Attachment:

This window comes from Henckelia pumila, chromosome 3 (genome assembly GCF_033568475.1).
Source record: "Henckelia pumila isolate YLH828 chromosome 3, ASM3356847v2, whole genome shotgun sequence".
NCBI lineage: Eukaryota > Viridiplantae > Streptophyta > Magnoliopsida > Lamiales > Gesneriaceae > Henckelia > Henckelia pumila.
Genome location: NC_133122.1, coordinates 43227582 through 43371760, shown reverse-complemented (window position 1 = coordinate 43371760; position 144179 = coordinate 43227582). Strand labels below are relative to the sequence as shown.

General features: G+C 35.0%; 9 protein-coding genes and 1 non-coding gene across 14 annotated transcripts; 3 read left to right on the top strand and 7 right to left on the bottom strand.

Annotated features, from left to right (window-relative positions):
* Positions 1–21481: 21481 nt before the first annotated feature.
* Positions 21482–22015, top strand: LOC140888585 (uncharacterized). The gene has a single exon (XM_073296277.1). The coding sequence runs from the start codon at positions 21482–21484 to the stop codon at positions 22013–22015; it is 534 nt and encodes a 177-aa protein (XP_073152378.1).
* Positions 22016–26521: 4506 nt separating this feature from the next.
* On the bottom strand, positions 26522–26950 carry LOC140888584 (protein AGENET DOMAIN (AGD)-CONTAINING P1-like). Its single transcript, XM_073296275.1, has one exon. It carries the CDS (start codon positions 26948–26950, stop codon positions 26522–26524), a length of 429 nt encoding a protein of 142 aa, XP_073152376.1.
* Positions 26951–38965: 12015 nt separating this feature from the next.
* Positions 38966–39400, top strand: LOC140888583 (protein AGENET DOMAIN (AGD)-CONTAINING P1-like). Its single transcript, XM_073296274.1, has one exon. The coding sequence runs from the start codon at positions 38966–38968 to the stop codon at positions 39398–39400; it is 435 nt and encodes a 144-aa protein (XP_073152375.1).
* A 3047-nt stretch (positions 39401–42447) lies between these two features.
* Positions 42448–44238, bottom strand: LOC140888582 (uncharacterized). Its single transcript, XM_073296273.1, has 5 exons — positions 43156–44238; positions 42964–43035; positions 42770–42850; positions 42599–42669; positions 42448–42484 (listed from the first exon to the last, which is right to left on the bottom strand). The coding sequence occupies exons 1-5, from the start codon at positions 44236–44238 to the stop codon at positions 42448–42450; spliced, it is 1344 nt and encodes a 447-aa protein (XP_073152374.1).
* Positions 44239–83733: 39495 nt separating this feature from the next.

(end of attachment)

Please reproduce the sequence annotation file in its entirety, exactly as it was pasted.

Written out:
This window comes from Henckelia pumila, chromosome 3 (genome assembly GCF_033568475.1).
Source record: "Henckelia pumila isolate YLH828 chromosome 3, ASM3356847v2, whole genome shotgun sequence".
NCBI lineage: Eukaryota > Viridiplantae > Streptophyta > Magnoliopsida > Lamiales > Gesneriaceae > Henckelia > Henckelia pumila.
Genome location: NC_133122.1, coordinates 43227582 through 43371760, shown reverse-complemented (window position 1 = coordinate 43371760; position 144179 = coordinate 43227582). Strand labels below are relative to the sequence as shown.

General features: G+C 35.0%; 9 protein-coding genes and 1 non-coding gene across 14 annotated transcripts; 3 read left to right on the top strand and 7 right to left on the bottom strand.

Annotated features, from left to right (window-relative positions):
* Positions 1–21481: 21481 nt before the first annotated feature.
* Positions 21482–22015, top strand: LOC140888585 (uncharacterized). The gene has a single exon (XM_073296277.1). The coding sequence runs from the start codon at positions 21482–21484 to the stop codon at positions 22013–22015; it is 534 nt and encodes a 177-aa protein (XP_073152378.1).
* Positions 22016–26521: 4506 nt separating this feature from the next.
* On the bottom strand, positions 26522–26950 carry LOC140888584 (protein AGENET DOMAIN (AGD)-CONTAINING P1-like). Its single transcript, XM_073296275.1, has one exon. It carries the CDS (start codon positions 26948–26950, stop codon positions 26522–26524), a length of 429 nt encoding a protein of 142 aa, XP_073152376.1.
* Positions 26951–38965: 12015 nt separating this feature from the next.
* Positions 38966–39400, top strand: LOC140888583 (protein AGENET DOMAIN (AGD)-CONTAINING P1-like). Its single transcript, XM_073296274.1, has one exon. The coding sequence runs from the start codon at positions 38966–38968 to the stop codon at positions 39398–39400; it is 435 nt and encodes a 144-aa protein (XP_073152375.1).
* A 3047-nt stretch (positions 39401–42447) lies between these two features.
* Positions 42448–44238, bottom strand: LOC140888582 (uncharacterized). Its single transcript, XM_073296273.1, has 5 exons — positions 43156–44238; positions 42964–43035; positions 42770–42850; positions 42599–42669; positions 42448–42484 (listed from the first exon to the last, which is right to left on the bottom strand). The coding sequence occupies exons 1-5, from the start codon at positions 44236–44238 to the stop codon at positions 42448–42450; spliced, it is 1344 nt and encodes a 447-aa protein (XP_073152374.1).
* Positions 44239–83733: 39495 nt separating this feature from the next.